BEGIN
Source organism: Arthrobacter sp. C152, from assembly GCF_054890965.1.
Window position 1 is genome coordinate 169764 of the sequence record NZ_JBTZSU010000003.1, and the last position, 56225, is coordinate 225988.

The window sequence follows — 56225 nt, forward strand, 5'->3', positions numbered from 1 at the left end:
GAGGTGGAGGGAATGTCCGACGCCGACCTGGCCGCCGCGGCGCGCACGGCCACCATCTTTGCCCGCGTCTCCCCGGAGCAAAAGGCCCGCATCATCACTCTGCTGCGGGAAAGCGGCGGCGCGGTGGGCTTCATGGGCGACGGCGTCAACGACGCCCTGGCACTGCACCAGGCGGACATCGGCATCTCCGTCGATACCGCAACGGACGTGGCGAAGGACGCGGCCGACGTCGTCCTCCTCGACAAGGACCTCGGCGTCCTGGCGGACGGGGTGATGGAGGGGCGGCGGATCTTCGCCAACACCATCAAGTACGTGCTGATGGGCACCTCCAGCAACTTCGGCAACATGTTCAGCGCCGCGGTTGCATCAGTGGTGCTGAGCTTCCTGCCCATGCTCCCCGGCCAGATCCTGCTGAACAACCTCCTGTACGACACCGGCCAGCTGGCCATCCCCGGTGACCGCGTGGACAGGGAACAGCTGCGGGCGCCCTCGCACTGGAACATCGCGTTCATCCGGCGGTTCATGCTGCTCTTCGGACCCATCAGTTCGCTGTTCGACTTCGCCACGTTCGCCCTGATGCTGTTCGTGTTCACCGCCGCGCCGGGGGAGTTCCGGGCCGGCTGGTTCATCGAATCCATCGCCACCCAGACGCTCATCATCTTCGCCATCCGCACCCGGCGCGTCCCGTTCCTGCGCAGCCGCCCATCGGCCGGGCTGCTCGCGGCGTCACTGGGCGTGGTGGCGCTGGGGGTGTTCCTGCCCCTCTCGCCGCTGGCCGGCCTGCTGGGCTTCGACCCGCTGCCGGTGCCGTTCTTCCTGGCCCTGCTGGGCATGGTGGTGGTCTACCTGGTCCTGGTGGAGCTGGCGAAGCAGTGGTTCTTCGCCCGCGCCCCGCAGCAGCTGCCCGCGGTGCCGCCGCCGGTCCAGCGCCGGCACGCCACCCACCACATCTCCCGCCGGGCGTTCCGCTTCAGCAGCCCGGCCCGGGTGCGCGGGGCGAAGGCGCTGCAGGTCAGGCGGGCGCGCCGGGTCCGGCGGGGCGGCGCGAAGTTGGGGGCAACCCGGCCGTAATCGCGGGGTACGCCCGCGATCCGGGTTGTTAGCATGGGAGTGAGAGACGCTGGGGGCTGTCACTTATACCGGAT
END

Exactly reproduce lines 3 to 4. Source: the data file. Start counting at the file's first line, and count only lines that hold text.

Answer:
The window sequence follows — 56225 nt, forward strand, 5'->3', positions numbered from 1 at the left end:
GAGGTGGAGGGAATGTCCGACGCCGACCTGGCCGCCGCGGCGCGCACGGCCACCATCTTTGCCCGCGTCTCCCCGGAGCAAAAGGCCCGCATCATCACTCTGCTGCGGGAAAGCGGCGGCGCGGTGGGCTTCATGGGCGACGGCGTCAACGACGCCCTGGCACTGCACCAGGCGGACATCGGCATCTCCGTCGATACCGCAACGGACGTGGCGAAGGACGCGGCCGACGTCGTCCTCCTCGACAAGGACCTCGGCGTCCTGGCGGACGGGGTGATGGAGGGGCGGCGGATCTTCGCCAACACCATCAAGTACGTGCTGATGGGCACCTCCAGCAACTTCGGCAACATGTTCAGCGCCGCGGTTGCATCAGTGGTGCTGAGCTTCCTGCCCATGCTCCCCGGCCAGATCCTGCTGAACAACCTCCTGTACGACACCGGCCAGCTGGCCATCCCCGGTGACCGCGTGGACAGGGAACAGCTGCGGGCGCCCTCGCACTGGAACATCGCGTTCATCCGGCGGTTCATGCTGCTCTTCGGACCCATCAGTTCGCTGTTCGACTTCGCCACGTTCGCCCTGATGCTGTTCGTGTTCACCGCCGCGCCGGGGGAGTTCCGGGCCGGCTGGTTCATCGAATCCATCGCCACCCAGACGCTCATCATCTTCGCCATCCGCACCCGGCGCGTCCCGTTCCTGCGCAGCCGCCCATCGGCCGGGCTGCTCGCGGCGTCACTGGGCGTGGTGGCGCTGGGGGTGTTCCTGCCCCTCTCGCCGCTGGCCGGCCTGCTGGGCTTCGACCCGCTGCCGGTGCCGTTCTTCCTGGCCCTGCTGGGCATGGTGGTGGTCTACCTGGTCCTGGTGGAGCTGGCGAAGCAGTGGTTCTTCGCCCGCGCCCCGCAGCAGCTGCCCGCGGTGCCGCCGCCGGTCCAGCGCCGGCACGCCACCCACCACATCTCCCGCCGGGCGTTCCGCTTCAGCAGCCCGGCCCGGGTGCGCGGGGCGAAGGCGCTGCAGGTCAGGCGGGCGCGCCGGGTCCGGCGGGGCGGCGCGAAGTTGGGGGCAACCCGGCCGTAATCGCGGGGTACGCCCGCGATCCGGGTTGTTAGCATGGGAGTGAGAGACGCTGGGGGCTGTCACTTATACCGGAT